1st Reading = Acts of the Apostles 2: 14a, 36-41
Responsorial Psalm = 23: 1-3a, 3b-4, 5, 6
2nd Reading = 1 Peter 2: 20b-25
Gospel = John 10: 1-10
Opening Reflection – Story:
A young man told Cardinal Timothy Dolan that he often thought about becoming a priest. The Cardinal was delighted and asked, “So what is stopping you from becoming a priest? He replied, “I’m an atheist!” The Cardinal, not deterred by a challenge replied, “We are in the business of conversion, come and see me and we will work on it.”
The Church always has its share of contradictions and challenges in attempting to lead people to conversion. Today’s Easter readings offer a few examples. “Repent and be baptized” (Acts 2: 38). “Even though I walk in the dark valley” (Psalm 23: 4a). “You had all gone astray like sheep” (1 Peter 2: 25a). “A thief comes to steal, slaughter and destroy …” (John 10: 10a).
Is it Easter yet?
After five weeks of Lent, why on the fourth week of Easter are the readings speaking of repentance, conversion, dark valleys, and destruction? Shouldn’t we by now be basking in the sunlight of resurrection victory – dancing and singing and praising God – instead of wrestling with uncertainty and personal responsibility? Do I still have to acknowledge my walk on the dark side and admit that I have gone astray in certain areas of my life? These and similar questions challenge us to ponder three profound truths of the Christian life.
First, conversion is more than a five-minute decision or momentary emotional experience – it is a lifelong process. A continuous turning from impulses that lead to sin; and a persistent dedication to thoughts and actions that conform us more to Christ. My pastor in New Jersey, Monsignor Mac, ordained 35 years, was asked, “When did you decide to be a priest?” He replied, “Five minutes ago. My doubts, weaknesses, and temptations constantly challenge me to follow my way but as a priest, I decide to choose God’s way – shouldn’t we all?”
Second, Easter gives purpose to repentance. If our goal is to be more Christlike, then a heart-wrenching examination of conscience will cause a turn from tomb-like behavior to resurrection victory – regardless of the circumstances.
Third, any hardship; physical, emotional, or spiritual with its corresponding setbacks calls us to search interiorly and with the help of God, ignite or re-ignite faith that has waned. We say, “I believe in God” but must ask. “On whose terms?” When everything is going well: God is good. But if things go badly does that mean God has turned bad? Is our “belief” in God only firm when God is making every wish and demand of ours come true?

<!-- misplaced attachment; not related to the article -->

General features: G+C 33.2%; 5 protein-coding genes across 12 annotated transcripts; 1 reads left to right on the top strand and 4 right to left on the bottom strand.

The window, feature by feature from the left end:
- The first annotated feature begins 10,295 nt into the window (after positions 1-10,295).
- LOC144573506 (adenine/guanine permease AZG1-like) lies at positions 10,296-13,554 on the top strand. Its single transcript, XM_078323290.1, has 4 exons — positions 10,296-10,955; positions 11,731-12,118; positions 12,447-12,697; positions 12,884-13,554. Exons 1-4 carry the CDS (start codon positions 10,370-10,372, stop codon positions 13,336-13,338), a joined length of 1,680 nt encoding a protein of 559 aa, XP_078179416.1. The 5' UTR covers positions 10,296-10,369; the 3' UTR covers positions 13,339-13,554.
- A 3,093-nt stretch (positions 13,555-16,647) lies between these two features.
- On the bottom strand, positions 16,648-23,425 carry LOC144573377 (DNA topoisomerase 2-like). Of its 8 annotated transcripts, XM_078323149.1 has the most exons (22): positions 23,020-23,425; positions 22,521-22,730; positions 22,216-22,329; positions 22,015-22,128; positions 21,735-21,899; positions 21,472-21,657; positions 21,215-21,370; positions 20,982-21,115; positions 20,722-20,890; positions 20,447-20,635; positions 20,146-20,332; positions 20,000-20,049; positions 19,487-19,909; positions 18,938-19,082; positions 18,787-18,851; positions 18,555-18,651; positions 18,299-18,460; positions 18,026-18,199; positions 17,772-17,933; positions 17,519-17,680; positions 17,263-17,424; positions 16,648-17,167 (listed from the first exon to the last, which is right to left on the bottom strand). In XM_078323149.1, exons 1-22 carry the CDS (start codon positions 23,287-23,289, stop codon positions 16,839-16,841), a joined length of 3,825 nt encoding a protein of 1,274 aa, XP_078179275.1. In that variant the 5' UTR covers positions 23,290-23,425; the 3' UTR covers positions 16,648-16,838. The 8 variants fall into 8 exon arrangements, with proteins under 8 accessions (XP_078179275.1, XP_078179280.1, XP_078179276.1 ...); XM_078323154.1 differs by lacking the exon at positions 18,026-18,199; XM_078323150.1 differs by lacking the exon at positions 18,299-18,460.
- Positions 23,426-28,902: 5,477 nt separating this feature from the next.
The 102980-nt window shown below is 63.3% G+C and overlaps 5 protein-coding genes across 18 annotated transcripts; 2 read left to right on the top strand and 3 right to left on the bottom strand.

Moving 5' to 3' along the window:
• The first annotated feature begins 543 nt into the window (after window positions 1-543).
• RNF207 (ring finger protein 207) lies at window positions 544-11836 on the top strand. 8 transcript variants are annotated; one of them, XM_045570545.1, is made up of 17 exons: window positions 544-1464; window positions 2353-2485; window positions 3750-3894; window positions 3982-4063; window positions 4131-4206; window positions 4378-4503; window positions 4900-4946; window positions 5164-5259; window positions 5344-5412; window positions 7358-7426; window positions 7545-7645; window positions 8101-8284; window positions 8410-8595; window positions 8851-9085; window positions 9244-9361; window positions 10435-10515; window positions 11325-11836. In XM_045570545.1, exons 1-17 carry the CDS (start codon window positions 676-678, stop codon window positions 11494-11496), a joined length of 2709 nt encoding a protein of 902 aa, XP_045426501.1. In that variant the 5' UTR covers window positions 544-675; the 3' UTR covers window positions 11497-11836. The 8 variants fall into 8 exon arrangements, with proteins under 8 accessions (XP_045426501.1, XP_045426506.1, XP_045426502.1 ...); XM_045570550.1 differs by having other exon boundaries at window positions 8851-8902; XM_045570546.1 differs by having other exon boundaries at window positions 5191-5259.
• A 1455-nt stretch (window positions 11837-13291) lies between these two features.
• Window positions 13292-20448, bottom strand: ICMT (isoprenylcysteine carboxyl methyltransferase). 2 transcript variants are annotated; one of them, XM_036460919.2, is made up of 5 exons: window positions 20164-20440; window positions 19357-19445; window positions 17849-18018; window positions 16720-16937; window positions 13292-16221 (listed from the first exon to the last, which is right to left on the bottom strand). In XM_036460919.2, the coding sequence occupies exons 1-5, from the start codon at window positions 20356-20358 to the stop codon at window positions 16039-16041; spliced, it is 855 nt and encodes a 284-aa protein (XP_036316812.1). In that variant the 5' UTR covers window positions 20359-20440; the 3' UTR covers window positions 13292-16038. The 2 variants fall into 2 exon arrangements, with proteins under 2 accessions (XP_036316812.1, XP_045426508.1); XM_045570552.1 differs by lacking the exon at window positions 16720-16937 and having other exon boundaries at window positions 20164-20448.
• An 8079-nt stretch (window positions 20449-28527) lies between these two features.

In the spiritual economy, repentance and conversion are always necessary regardless of the season.
In today’s first reading, Peter, who repented in sorrow and shame (“wept bitterly”) after publicly denying Jesus (Luke 22:54-62), proclaims good news to a people in need of God’s redemption. Even though they participated in the Lord’s crucifixion, they too can experience conversion into deeper holiness. The Church in every age must continue to carry out its first-century model of Christian initiation in response to Jesus’ command to make disciples of all nations. As well, each of us can take Jesus’ commission as a personal invitation and Spirit-anointed challenge by following Peter’s example of ongoing conversion. Repent of your sins, believe in Jesus as Lord and redeemer, joyfully accept His forgiveness, and tell everyone that new and eternal life is no further than a trip to God’s throne of grace through the sacrament of Reconciliation. Study the lives of the saints and model your life after one that demonstrated the spirituality you hope to attain.
In today’s second reading, Peter spreads a blanket of Easter grace in acknowledging that Christ’s suffering, death, and resurrection give purpose to our repentance, which makes us more docile to God’s will. Because Jesus lives, we seek that forgiveness that frees us to live in right relationship with the Lord and one another. We have heard the Shepherd’s voice and are no longer estranged from God. Thereby we can take our place in the sheepfold and rely on the guardian of our soul.
Walk This Way:
Today’s gospel continues the previous chapters’ controversy where Jesus healed a blind man on the Sabbath. The Pharisees interrogated the one healed to discredit Jesus as a false prophet and extoll themselves as true followers of God. The issue boils down to trust. Would you rather trust someone who will lay down their life for you or another who only laid down rules? The rule-giver seeks to enhance personal power and exercise control over those who comply. Jesus, the good shepherd, willingly lays down His life, counts everyone as deserving of His sacrifice, and invites each of us to know His voice and follow His way.
Lasting purpose and fulfillment come when Jesus is at the center of our lives and is our primary model for living. Only He can provide peace and happiness that no person or circumstance can take away. “I came that they (all people) might have life and have it more abundantly” (John 10: 10b).
Closing Comments and Questions:
So, what is this abundant life Jesus wants us to have? Is it excellent physical and emotional health, perfect harmony with no-hassle relationships, our ideal high-salary job or business? While all these and more are what many of us want, they are inward-focused and put ‘self’ as the highest priority. In contradiction, Jesus’ gift of abundant life is first God-focused, then other-focused.
Conversion demands we have a change of heart by looking at life through God’s lens. To make the corrections and adjustments to our way of thinking and acting so they are in oneness with the will of God. If God is truly leading, conversion is a necessity and abundant life is within our grasp.